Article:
# properties of vector-valued functions

If $F=({f}_{1},\mathrm{\dots},{f}_{n})$ and $G=({g}_{1},\mathrm{\dots},{g}_{n})$ are vector-valued and $u$ a real-valued function of the real variable $t$, one defines the vector-valued functions^{} $F+G$ and $uF$ componentwise as

$$F+G:=({f}_{1}+{g}_{1},\mathrm{\dots},{f}_{n}+{g}_{n}),uF:=(u{f}_{1},\mathrm{\dots},u{f}_{n})$$ |

and the real valued dot product^{} as

$$F\cdot G:={f}_{1}{g}_{1}+\mathrm{\dots}+{f}_{n}{g}_{n}.$$ |

If $n=3$, one my define also the vector-valued cross product^{} function as

$$F\times G:=(\left|\begin{array}{cc}\hfill {f}_{2}\hfill & \hfill {f}_{3}\hfill \\ \hfill {g}_{2}\hfill & \hfill {g}_{3}\hfill \end{array}\right|,\left|\begin{array}{cc}\hfill {f}_{3}\hfill & \hfill {f}_{1}\hfill \\ \hfill {g}_{3}\hfill & \hfill {g}_{1}\hfill \end{array}\right|,\left|\begin{array}{cc}\hfill {f}_{1}\hfill & \hfill {f}_{2}\hfill \\ \hfill {g}_{1}\hfill & \hfill {g}_{2}\hfill \end{array}\right|).$$ |

It’s not hard to verify, that if $F$, $G$ and $u$ are differentiable^{} on an interval, so are also
$F+G$, $uF$ and $F\cdot G$, and the formulae

$${(F+G)}^{\prime}={F}^{\prime}+{G}^{\prime},{(uF)}^{\prime}={u}^{\prime}F+u{F}^{\prime},{(F\cdot G)}^{\prime}={F}^{\prime}\cdot G+F\cdot {G}^{\prime}$$ |

are valid, in ${\mathbb{R}}^{3}$ additionally

$${(F\times G)}^{\prime}={F}^{\prime}\times G+F\times {G}^{\prime}.$$ |

Likewise one can verify the following theorems.

Theorem 1. If $u$ is continuous^{} in the point $t$ and $F$ in the point $u(t)$, then

$$H=F\circ u:=({f}_{1}\circ u,\mathrm{\dots},{f}_{n}\circ u)$$ |

is continuous in the point $t$. If $u$ is differentiable in the point $t$ and $F$ in the point $u(t)$, then the composite function $H$ is differentiable in $t$ and the chain rule^{}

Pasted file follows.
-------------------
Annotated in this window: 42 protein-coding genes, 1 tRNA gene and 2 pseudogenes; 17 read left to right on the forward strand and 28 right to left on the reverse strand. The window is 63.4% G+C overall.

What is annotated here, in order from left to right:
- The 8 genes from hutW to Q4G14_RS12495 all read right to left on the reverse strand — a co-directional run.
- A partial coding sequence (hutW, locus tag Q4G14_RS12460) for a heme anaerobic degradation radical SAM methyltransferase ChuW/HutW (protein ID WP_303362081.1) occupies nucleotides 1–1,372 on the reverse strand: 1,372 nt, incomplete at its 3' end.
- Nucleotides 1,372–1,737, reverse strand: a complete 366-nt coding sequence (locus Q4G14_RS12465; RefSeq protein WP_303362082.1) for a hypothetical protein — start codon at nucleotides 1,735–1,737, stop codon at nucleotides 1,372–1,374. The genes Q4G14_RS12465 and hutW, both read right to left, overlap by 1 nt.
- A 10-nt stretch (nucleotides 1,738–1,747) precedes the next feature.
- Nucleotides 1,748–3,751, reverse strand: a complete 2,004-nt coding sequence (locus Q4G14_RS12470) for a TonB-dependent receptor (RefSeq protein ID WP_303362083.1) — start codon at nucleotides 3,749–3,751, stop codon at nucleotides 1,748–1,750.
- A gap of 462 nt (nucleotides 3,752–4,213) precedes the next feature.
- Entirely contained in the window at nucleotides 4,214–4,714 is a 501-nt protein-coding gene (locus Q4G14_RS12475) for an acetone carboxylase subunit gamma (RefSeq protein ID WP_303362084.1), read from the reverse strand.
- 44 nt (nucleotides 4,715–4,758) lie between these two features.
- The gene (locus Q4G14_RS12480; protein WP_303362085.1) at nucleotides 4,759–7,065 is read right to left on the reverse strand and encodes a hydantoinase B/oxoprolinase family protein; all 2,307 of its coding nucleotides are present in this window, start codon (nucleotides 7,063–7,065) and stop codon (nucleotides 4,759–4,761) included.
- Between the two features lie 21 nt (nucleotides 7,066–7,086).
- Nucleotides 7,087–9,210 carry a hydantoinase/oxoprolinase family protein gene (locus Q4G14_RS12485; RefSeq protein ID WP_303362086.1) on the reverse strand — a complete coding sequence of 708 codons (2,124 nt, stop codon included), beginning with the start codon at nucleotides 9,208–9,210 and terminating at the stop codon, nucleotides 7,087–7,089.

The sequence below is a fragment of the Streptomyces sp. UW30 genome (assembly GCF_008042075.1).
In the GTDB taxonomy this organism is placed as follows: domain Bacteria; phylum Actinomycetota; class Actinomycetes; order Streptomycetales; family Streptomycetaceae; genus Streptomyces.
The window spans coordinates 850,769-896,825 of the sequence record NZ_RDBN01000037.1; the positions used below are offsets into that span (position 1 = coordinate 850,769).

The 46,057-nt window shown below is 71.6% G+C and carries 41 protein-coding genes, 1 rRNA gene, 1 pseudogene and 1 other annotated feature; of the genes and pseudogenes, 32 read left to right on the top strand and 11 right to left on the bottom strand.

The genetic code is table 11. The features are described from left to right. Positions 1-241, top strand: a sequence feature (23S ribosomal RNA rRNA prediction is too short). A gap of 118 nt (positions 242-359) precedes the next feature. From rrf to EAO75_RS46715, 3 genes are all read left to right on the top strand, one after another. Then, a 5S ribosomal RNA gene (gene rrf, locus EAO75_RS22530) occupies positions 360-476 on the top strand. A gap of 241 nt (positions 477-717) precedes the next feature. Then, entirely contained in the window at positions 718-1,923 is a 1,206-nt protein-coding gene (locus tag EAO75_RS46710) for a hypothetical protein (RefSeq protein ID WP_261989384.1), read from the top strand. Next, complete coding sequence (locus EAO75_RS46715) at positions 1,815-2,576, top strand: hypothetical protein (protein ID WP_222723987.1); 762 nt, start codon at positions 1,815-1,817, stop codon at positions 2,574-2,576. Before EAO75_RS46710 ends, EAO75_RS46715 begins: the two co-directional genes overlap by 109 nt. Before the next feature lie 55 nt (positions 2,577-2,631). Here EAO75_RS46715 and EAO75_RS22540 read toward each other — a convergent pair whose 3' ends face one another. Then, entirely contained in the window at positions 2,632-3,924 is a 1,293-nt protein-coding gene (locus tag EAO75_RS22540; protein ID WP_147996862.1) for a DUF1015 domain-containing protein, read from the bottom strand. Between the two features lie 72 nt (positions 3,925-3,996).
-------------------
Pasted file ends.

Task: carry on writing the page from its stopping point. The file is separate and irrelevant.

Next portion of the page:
$${H}^{\prime}(t)={F}^{\prime}(u(t)){u}^{\prime}(t)$$ |

is in .

Theorem 2. If $F$ and $G$ are integrable on $[a,b]$, so is also ${c}_{1}F+{c}_{2}G$, where ${c}_{1},{c}_{2}$ are real constants, and

$${\int}_{a}^{b}({c}_{1}F+{c}_{2}G)\mathit{d}t={c}_{1}{\int}_{a}^{b}F\mathit{d}t+{c}_{2}{\int}_{a}^{b}G\mathit{d}t.$$ |

Theorem 3. Suppose that $F$ is continuous on the interval $I$ and $c\in I$. Then the vector-valued function

$$t\mapsto {\int}_{c}^{t}F(\tau )\mathit{d}\tau :=G(t)\mathit{\hspace{1em}}\forall t\in I$$ |

is differentiable on $I$ and satisfies ${G}^{\prime}=F$.

Theorem 4. Suppose that $F$ is continuous on the interval $[a,b]$ and $G$ is an arbitrary function such that ${G}^{\prime}=F$ on this interval. Then

$${\int}_{a}^{b}F(t)\mathit{d}t=G(b)-G(a).$$ |

Theorem 2 may be generalised to

Theorem 5. If $F$ is integrable on $[a,b]$ and $C=({c}_{1},\mathrm{\dots},{c}_{n})$ is an arbitrary vector of ${\mathbb{R}}^{n}$, then dot product $C\cdot F$ is integrable on this interval and

$${\int}_{a}^{b}C\cdot F(t)\mathit{d}t=C\cdot {\int}_{a}^{b}F(t)\mathit{d}t.$$ |

Title | properties of vector-valued functions |
---|---|

Canonical name | PropertiesOfVectorvaluedFunctions |

Date of creation | 2013-03-22 19:02:42 |

Last modified on | 2013-03-22 19:02:42 |

Owner | pahio (2872) |

Last modified by | pahio (2872) |

Numerical id | 9 |

Author | pahio (2872) |

Entry type | Topic |

Classification | msc 26A42 |

Classification | msc 26A36 |

Classification | msc 26A24 |

Related topic | ProductAndQuotientOfFunctionsSum |